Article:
New Water Trails for the Waking – Three new water trails added to National Trails System, bringing total to 14
By Eugene Buchanan
The National Trail System now has three new water trails in its mix, bringing the total to 14 nationally recognized waterways where sea kayaks and canoes replace hiking boots. The three new water trails—recently signed into the National Trail System by Secretary of the Interior Sally Jewell—include Michigan’s Island Loop Route Water Trail, Iowa’s Red Rock Water Trail, and South Dakota, Nebraska and Iowa’s Missouri National Recreation River Water Trail.
“The designation of national water trails helps to strengthen local efforts for recreation, conservation and restoration of America’s waterways and surrounding lands,” says Corita Waters of the National Parks Service, which oversees the National Water Trails System. “National water trails are the pathways of rivers, lakes and bays, providing a connection for current and future generations to the nature, history and adventure that can be found on the water.”
Adds NPS Director Jonathan B. Jarvis: “These national water trails provide exemplary close-to-home places for people to explore and enjoy. I’m happy to have these trails added to the system. They’re cooperatively supported and sustained through the efforts of community, state and federal partners.”
Below, we break down these new additions to the National Trails System.
The Island Loop Route (Michigan)
Why It Became a Trail: Marking Michigan’s first-ever water trail to join the National Water Trail System, the 10.2-mile Island Loop in St. Clair County provides a unique recreational paddling opportunity along parts of Lake Huron, a canal, and two rivers. It leads from the Black River to the Black River canal, to Lake Huron, to the St. Clair River and then back into the Black River, taking you through four different bodies of water. En route, you’ll pass Michigan’s oldest lighthouse, drift over rare sturgeon spawning habitat and glide under the Blue Water Bridge leading to Ontario, Canada. “The reason I submitted the Island Loop route is because of all the neat features along the route,” maintains Lori Eschenburg of St. Clair County Metropolitan Planning and an administrator for the Blueways of St. Clair website that promotes and maps 16 paddling trails in St. Clair County, including the Island Loop.
Why You Should Go: Where else do you have the chance to paddle a water trail that follows an international border? Besides, consider the testimony for it given to the local newspaper by former St. Clair County circuit judge Peter Deegan, who paddles it every year: “It’s one of my favorite trails.” The trail also passes the Fort Gratiot Light Station, Thomas Edison Depot, the Huron Lightship Museum and the Great Lakes Maritime Center, and traverses about 2.5 miles of international waterways.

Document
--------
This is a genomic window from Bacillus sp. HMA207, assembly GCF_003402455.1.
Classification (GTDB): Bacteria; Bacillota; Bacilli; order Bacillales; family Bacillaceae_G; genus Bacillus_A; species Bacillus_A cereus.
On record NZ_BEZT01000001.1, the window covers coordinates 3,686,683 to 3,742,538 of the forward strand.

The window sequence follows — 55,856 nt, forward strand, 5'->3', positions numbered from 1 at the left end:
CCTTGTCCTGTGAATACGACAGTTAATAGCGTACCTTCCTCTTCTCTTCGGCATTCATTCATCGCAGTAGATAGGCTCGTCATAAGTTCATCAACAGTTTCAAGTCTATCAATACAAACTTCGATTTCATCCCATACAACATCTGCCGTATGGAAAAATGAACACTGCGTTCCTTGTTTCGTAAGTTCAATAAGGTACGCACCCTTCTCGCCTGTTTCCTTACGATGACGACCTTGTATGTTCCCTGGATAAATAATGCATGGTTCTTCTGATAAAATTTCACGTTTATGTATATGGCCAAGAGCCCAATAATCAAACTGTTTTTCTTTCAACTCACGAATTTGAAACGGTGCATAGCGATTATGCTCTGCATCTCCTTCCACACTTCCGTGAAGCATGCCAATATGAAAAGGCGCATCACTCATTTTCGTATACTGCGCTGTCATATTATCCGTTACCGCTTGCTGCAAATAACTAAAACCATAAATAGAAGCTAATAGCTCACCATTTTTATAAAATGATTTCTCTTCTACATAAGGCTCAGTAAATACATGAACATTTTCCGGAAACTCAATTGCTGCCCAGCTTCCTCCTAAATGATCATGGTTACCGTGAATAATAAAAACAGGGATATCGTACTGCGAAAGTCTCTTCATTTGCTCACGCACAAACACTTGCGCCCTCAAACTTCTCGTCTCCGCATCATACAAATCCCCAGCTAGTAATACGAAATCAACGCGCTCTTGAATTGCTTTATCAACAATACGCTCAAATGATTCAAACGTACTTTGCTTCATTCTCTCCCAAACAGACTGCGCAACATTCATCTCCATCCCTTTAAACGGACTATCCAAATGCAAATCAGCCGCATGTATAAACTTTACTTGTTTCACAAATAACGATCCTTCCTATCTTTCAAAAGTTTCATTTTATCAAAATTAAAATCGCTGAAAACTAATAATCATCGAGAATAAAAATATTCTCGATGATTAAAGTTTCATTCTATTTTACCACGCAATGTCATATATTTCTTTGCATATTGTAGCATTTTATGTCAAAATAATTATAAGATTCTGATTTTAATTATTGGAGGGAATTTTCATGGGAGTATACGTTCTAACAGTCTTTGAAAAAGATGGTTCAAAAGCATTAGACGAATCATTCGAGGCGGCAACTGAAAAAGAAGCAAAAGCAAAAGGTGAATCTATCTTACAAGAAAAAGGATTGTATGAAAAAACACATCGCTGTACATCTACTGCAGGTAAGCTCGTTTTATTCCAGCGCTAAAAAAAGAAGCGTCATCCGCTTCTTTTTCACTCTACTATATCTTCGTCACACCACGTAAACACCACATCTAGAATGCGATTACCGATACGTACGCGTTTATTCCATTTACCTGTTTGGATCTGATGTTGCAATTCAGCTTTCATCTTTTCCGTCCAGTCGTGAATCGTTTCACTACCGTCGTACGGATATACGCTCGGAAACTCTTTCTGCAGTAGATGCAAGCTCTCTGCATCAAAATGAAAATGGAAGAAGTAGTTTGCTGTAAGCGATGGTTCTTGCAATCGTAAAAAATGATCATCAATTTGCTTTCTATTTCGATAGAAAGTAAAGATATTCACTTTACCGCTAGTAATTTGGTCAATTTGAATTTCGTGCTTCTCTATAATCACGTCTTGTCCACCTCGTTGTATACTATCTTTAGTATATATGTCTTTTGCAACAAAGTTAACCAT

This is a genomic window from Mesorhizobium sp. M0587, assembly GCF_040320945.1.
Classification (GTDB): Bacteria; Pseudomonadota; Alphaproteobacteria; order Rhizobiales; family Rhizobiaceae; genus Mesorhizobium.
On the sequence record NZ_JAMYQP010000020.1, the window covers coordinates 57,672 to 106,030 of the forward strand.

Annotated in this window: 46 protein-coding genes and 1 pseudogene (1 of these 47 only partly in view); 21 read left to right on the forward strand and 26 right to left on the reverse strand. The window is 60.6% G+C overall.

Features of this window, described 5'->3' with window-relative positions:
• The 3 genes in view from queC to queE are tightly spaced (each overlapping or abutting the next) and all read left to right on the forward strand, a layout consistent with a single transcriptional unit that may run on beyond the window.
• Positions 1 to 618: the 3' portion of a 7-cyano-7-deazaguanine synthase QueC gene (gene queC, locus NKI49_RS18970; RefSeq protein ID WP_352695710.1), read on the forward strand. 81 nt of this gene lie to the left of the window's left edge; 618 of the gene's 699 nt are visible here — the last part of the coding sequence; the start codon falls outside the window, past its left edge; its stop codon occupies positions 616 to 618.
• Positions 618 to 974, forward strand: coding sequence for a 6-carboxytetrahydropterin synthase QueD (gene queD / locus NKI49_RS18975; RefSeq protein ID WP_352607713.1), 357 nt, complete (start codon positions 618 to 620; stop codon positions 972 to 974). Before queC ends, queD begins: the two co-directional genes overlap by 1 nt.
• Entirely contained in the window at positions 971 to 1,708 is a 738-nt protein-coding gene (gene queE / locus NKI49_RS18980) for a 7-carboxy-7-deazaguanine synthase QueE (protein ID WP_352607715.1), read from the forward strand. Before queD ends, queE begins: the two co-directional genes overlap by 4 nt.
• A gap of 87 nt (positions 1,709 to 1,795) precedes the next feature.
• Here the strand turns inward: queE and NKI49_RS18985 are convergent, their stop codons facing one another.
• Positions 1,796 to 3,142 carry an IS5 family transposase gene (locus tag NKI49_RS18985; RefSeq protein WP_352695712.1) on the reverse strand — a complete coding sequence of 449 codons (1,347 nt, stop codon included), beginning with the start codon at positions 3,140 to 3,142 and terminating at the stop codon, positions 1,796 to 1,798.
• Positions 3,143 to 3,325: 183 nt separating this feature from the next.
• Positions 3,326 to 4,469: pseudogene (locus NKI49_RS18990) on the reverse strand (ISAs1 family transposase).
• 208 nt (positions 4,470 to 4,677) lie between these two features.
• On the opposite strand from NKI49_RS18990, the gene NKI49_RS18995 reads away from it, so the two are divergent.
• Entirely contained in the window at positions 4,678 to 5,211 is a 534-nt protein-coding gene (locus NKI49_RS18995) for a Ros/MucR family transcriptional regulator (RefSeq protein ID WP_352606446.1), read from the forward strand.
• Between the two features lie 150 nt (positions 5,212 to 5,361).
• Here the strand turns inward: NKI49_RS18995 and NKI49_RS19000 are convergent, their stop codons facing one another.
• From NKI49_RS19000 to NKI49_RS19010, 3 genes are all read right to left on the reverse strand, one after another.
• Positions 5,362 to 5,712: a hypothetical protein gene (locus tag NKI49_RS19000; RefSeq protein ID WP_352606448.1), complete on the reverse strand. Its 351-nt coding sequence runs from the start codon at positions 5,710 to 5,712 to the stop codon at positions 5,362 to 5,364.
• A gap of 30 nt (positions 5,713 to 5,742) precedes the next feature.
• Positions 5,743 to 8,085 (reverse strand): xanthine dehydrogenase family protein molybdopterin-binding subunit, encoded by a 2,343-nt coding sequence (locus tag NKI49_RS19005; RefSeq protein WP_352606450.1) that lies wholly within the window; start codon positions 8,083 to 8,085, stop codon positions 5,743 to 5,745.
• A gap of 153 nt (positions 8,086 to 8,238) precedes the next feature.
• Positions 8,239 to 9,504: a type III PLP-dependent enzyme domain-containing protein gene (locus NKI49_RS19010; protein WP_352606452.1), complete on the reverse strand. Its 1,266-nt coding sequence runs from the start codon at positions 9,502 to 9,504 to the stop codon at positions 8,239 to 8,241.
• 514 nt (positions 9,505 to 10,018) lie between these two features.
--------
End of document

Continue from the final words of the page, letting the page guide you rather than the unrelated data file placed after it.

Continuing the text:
How/When to Get There: A great paddle anytime it’s warm (April – September, weather permitting). Begin at North River Road Park in St. Clair County. Head downriver and then east up the Canal to the left. You’ll enter Lake Huron after passing under the Tainter Gate. Then paddle under the Blue Water Bridges, along the international border with Canada while in the St. Clair River. Next, enter the mouth of the Black River through the City of Port Huron and back to River Front Park. You can also begin and end at the new Bakers Field Park in Port Huron Township.
The Missouri National Recreation River Water Trail (South Dakota, Nebraska, Iowa)
Why It Became a Trail: This 147-mile stretch of the Missouri River marks the border between Nebraska and South Dakota, as well as Iowa and Nebraska, and is one of the few portions of the river that flows naturally. Home to bountiful fish and bald eagles, the stretch boasts scenery and solitude, which is largely why locals campaigned for its inclusion in the trails system. Its inclusion owes itself largely to its historic significance as lying along the Lewis and Clark route. “A lot of trails in the system are designed to help usher the fact that we used to travel by water,” says the National Water Trails System’s Corita Waters. “Plus, there are a lot of different land ownerships along this stretch , so it’s important to help people realize that they can actually help paddle it and connect the dots. On a lot of these trails we’re trying to help provide public information for people and the Missouri National Recreation River Water Trail is a perfect example of that.”